With the days getting hotter and hotter, those of us who shave, tweeze or tweeze unwanted hair are ready to make a few hair removal mistakes. But to save us from a summer of red, bumpy skin, we asked dermatologists and an esthetician to share the most common slip-ups they see so we know how to do the opposite. Find all their advice below.
6 common hair removal mistakes to avoid
1. Do not hold the skin during hair removal
Lynn McKinley-Grant, MDa board-certified dermatologist in Washington, DC, isn’t a big fan of hair removal because there is plenty of room for user error. If you’re going to epilate, she says you need to make sure you hold the skin right next to the hairs you want to remove before pulling them out.
“The hair follicle also goes deep into the fat in your skin. So if you hold the skin taut, that makes for a thinner space for it to come out as you push the fat away,” she says. This makes it easier to remove all hair and causes less trauma to the skin, which can lead to scarring. “Incorrect hair removal can cause severe scarring, so waxing is best.”
2. Forgetting to stop retinoids or alpha hydroxy acids (AHAs) before waxing
But! If you are going to wax, you need to plan ahead. Ingredients like retinoids and AHAs help your skin slough off dead cells so fresh new skin can glow without clogging. However, this makes the skin more sensitive and allows a wax strip to remove more than hair.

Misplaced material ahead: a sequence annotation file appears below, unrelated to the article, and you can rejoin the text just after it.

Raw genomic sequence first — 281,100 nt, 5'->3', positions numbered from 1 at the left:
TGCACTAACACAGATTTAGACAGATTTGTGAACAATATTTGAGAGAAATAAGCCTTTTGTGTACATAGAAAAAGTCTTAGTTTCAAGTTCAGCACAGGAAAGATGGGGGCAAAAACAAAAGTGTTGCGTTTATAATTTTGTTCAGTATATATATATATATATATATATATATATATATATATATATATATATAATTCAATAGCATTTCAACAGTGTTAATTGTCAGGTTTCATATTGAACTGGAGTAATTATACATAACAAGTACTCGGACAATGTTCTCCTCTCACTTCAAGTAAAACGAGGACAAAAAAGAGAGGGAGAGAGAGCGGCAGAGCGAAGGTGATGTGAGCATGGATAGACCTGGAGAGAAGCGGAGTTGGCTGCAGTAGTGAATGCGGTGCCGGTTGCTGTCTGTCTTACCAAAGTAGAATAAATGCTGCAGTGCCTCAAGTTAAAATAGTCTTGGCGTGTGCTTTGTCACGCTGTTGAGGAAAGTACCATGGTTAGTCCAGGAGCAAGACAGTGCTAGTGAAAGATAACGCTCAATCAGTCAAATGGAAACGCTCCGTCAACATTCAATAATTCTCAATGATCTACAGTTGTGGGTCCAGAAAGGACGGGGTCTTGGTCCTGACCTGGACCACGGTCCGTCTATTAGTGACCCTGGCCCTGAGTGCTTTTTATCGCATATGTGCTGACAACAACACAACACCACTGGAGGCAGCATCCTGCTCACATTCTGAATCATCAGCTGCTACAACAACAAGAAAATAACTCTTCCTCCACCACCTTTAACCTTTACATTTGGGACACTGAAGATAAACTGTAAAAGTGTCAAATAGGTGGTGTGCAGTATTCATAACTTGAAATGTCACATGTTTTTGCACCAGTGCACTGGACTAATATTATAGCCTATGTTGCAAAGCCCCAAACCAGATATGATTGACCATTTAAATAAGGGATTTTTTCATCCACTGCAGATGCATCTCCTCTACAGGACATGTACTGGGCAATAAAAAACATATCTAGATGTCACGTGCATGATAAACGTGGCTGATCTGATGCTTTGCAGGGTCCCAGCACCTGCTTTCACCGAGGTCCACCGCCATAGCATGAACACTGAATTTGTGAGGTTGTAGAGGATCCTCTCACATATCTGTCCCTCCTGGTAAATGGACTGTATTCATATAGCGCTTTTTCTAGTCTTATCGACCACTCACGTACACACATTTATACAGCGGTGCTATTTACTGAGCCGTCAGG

“Retinoids decrease the thickness of the stratum corneum which is the outermost layer of the skin,” explains Tiffany L. Clay, MD, a board-certified dermatologist in Atlanta. “If you are missing any part of this protective layer, your skin may be damaged by the waxing process. You may burn yourself or the wax may tear off some of the skin, which may lead to scarring. “
You can still use these ingredients if you are waxing as long as you stop using retinoids seven days before your appointment and AHAs two to five days before your appointment.
3. Shave against the grain
“Although you shave closer when you shave against the grain, it’s best to shave in the direction of the hair growth to avoid razor bumps, burns and reduce the risk of ingrown hairs,” says Caren Campbell, MD, a board-certified dermatologist in Northern California.
However, determining the direction of your hair growth is difficult to discern if you have curly hair. “For some patients with curly hair, you can determine the direction when the hair is wet, and it’s always best to shave when the hair is wet,” says Dr. Campbell. “You can always cut your hair with scissors rather than shave if you’re unable to tell.”
4. Wax the wrong way
Just like shaving, you want to take the direction of hair growth into your waxing equation, explains Nathalie Ismielbrand expert and ambassador at Nad’s. She says you should apply the wax in the direction of hair growth and then pull the strips or hard wax in the opposite direction. for the best results. “Be sure to hold the skin very taut, then pull the wax out in the opposite direction, which ensures that the hair is lifted quickly and comfortably at the roots,” she says.
5. Not changing your razor blade often enough
“Be sure to replace the blade after a few shaves (about five shaves) because the duller the blade, the more likely your skin is to become irritated,” says Dr. Campbell.
6. Skip the post-waxing moisturizer
Watch our senior beauty editor learn all about at-home waxing: